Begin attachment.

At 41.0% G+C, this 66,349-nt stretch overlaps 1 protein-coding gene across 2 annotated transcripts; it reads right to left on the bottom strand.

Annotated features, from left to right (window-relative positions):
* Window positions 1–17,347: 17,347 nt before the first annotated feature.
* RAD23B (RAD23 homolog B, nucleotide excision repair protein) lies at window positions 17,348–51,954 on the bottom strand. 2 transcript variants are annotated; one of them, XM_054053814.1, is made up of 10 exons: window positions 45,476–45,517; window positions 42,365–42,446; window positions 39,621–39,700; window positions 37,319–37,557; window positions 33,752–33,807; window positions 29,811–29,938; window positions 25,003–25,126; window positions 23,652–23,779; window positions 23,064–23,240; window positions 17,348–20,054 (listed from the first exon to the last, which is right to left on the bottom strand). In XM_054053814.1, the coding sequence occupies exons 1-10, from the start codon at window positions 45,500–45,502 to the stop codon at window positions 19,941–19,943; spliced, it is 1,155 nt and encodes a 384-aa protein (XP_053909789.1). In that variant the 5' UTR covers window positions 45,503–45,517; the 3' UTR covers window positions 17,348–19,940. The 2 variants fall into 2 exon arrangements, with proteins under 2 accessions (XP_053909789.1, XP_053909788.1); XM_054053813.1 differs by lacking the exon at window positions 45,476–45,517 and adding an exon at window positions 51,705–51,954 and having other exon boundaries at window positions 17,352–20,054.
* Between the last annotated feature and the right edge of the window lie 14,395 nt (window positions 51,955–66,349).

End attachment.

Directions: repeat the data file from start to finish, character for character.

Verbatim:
At 41.0% G+C, this 66,349-nt stretch overlaps 1 protein-coding gene across 2 annotated transcripts; it reads right to left on the bottom strand.

Annotated features, from left to right (window-relative positions):
* Window positions 1–17,347: 17,347 nt before the first annotated feature.
* RAD23B (RAD23 homolog B, nucleotide excision repair protein) lies at window positions 17,348–51,954 on the bottom strand. 2 transcript variants are annotated; one of them, XM_054053814.1, is made up of 10 exons: window positions 45,476–45,517; window positions 42,365–42,446; window positions 39,621–39,700; window positions 37,319–37,557; window positions 33,752–33,807; window positions 29,811–29,938; window positions 25,003–25,126; window positions 23,652–23,779; window positions 23,064–23,240; window positions 17,348–20,054 (listed from the first exon to the last, which is right to left on the bottom strand). In XM_054053814.1, the coding sequence occupies exons 1-10, from the start codon at window positions 45,500–45,502 to the stop codon at window positions 19,941–19,943; spliced, it is 1,155 nt and encodes a 384-aa protein (XP_053909789.1). In that variant the 5' UTR covers window positions 45,503–45,517; the 3' UTR covers window positions 17,348–19,940. The 2 variants fall into 2 exon arrangements, with proteins under 2 accessions (XP_053909789.1, XP_053909788.1); XM_054053813.1 differs by lacking the exon at window positions 45,476–45,517 and adding an exon at window positions 51,705–51,954 and having other exon boundaries at window positions 17,352–20,054.
* Between the last annotated feature and the right edge of the window lie 14,395 nt (window positions 51,955–66,349).